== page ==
What is RAID and why should I care?

I previously posted about various approaches of protecting your data from loss. The issue as I mentioned is a risk of hardware failure, user error or virus. All these are major issues, but the second two can be handled by carefully what is done on the computer. The first problem, hardware failure is more random in nature and there is little you can do to prevent it. RAID is a method to protect you from hardware failure.

RAID stands for “Redundant Array of Independant Disks” and is a family of algorithms designed to leverage multiple disk drives. Each algorithm is called a “RAID level”. Here is a summary of the RAID levels:

  • RAID 0 – This is the most basic form of RAID and does not provide any redundancy and instead is focused on performance. (Assume a RAID 0 configuration containing 2x250GB drives) RAID 0 takes the drive resources and pools them into one large volume. Thus in this case, the computer would see one large 500 GB drive. As data is written to the drive, it will be written in a round robin fashion to each drive in the pool. This provides for better performance since you are writing to two drives instead of one, but also provides greater risk since each drive has half your data and if you lose one drive, you will corrupt all your data.
  • RAID 1 – This approach provides a high level of reliability for data at the cost of more disk space. (Assume a RAID 1 configuration containing 2x250GB drives)RAID 1 mirrors data between two drives. Thus as data is written to the first drive, the same data is simultaneously written to the second drive. The result is that the two drives are exactly the same and either one cane be used to access the full data set. The downside is that capacity is reduced in half compared to RAID 0, and in this example, you would see 250 GB of available storage. This is the approach I use.
  • RAID 5 – This is a more complex approach than the other two. It uses a complicated algorithm to create mathematical data that can be used to re-construct data in the case of a failure. It is designed to augemt RAID1 by providing better capacity. Because of the complexity in calculating these mathematical equations, RAID 5 typically requires dedicated hardware to perform the calculations. This is the most common RAID technology you see in corporate environment. Another side note is that this approach typically requires at least 3 hard drives.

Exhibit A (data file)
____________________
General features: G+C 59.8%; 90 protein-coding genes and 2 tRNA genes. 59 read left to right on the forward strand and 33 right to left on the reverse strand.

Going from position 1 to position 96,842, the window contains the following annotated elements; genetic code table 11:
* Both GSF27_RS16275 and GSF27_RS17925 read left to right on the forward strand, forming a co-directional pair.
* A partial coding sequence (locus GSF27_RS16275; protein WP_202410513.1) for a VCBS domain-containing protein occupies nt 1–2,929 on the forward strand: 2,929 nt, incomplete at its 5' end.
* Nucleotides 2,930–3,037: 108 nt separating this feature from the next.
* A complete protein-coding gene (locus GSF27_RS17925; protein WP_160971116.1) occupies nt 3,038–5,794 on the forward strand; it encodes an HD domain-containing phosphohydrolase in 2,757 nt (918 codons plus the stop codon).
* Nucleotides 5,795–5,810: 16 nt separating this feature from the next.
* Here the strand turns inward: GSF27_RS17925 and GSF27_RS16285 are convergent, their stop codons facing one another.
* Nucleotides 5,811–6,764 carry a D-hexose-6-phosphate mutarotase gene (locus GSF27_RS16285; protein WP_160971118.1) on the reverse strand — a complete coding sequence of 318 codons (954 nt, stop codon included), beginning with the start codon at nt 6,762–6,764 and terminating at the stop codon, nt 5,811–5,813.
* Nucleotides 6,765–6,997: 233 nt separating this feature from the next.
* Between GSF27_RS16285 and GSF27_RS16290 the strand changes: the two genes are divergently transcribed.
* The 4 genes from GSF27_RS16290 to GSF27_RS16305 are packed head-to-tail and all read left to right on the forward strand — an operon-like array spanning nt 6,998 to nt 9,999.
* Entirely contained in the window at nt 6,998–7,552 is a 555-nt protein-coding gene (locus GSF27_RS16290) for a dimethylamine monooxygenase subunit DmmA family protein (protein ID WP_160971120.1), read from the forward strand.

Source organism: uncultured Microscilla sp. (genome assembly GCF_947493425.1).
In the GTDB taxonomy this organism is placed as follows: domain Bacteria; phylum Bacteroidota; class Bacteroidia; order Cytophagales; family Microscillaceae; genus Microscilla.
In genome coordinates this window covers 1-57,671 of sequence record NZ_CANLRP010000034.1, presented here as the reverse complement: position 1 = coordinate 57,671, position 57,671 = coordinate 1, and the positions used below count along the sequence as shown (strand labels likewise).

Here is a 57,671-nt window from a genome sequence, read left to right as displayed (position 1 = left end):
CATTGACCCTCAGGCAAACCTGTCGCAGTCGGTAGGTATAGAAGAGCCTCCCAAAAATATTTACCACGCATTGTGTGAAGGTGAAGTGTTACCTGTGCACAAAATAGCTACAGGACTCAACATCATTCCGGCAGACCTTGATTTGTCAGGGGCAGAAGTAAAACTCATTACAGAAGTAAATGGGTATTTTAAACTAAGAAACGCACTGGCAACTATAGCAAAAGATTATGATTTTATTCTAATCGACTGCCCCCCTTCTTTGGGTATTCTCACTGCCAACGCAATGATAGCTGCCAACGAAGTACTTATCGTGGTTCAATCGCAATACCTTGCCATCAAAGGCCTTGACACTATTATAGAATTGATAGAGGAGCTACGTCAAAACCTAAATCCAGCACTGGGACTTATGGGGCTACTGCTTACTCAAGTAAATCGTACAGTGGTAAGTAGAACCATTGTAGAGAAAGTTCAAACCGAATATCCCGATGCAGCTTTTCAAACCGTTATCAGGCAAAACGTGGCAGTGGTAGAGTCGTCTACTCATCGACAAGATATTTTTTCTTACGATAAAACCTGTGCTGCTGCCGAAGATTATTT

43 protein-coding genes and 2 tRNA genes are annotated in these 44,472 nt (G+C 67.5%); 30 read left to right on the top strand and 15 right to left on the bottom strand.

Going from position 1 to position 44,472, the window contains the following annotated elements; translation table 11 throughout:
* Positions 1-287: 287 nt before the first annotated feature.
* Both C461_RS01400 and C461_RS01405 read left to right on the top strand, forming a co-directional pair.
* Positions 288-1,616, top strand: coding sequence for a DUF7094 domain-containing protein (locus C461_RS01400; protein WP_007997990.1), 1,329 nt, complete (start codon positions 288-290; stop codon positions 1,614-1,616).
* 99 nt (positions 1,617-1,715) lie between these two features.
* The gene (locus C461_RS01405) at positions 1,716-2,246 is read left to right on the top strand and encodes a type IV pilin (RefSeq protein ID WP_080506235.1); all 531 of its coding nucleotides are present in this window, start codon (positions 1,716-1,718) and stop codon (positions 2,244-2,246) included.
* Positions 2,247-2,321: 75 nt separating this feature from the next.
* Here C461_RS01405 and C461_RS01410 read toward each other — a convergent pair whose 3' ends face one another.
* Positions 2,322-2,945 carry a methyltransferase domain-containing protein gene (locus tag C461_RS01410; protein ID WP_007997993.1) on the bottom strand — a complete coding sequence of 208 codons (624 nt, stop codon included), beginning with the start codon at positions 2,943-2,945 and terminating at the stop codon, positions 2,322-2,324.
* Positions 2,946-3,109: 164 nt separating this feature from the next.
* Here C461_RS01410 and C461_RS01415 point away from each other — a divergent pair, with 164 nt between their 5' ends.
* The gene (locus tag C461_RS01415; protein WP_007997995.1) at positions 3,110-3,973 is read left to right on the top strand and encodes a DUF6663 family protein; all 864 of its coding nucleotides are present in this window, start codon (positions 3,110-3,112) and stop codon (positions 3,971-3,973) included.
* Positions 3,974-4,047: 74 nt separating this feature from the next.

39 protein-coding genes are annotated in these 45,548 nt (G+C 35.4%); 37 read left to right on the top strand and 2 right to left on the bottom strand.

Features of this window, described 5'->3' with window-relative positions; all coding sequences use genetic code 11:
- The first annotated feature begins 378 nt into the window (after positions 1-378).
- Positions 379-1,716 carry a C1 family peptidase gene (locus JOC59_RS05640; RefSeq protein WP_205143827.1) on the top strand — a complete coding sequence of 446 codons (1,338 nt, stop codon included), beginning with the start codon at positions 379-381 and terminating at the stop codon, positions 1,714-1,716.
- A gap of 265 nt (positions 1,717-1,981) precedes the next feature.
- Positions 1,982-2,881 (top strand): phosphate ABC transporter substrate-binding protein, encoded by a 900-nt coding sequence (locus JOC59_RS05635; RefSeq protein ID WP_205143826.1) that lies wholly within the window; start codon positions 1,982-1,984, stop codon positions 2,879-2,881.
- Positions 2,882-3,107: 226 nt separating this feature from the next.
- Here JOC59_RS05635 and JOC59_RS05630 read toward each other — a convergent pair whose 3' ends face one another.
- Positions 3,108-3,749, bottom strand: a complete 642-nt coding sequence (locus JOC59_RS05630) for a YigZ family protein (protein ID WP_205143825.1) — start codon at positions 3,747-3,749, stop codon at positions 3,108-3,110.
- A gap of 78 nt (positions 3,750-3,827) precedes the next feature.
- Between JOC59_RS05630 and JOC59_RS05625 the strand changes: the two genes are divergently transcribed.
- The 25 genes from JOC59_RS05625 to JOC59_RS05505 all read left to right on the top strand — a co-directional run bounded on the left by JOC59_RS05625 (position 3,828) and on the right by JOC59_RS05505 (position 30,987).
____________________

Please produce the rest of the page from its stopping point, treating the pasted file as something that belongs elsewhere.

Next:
Should I use RAID?

Yes, I think that RAID is a very important technology and encourage all readers to consider it.

Which RAID level should I choose?

There is no question that RAID1 is the best choice for most users. In larger environments, RAID5 would typically make more sense.

How do I enable RAID?

There are different ways to enable RAID. One method to create a RAID set is to use software. Most OSes include the ability to create a RAID set in software. This approach should only be considered for RAID0 or RAID1, and is generally the least reliable approach and should be avoided in a Windows environment. A number of vendors make dedicated RAID cards that you plug into your computer and will handle the creation and management of RAID sets. These are inexpensive and are recommended. The third option is that some motherboards included embedded RAID hardware which makes the creation and management the easiest. My recommendation is to either purchase a RAID card or use the embedded feature in your motherboard, if available.

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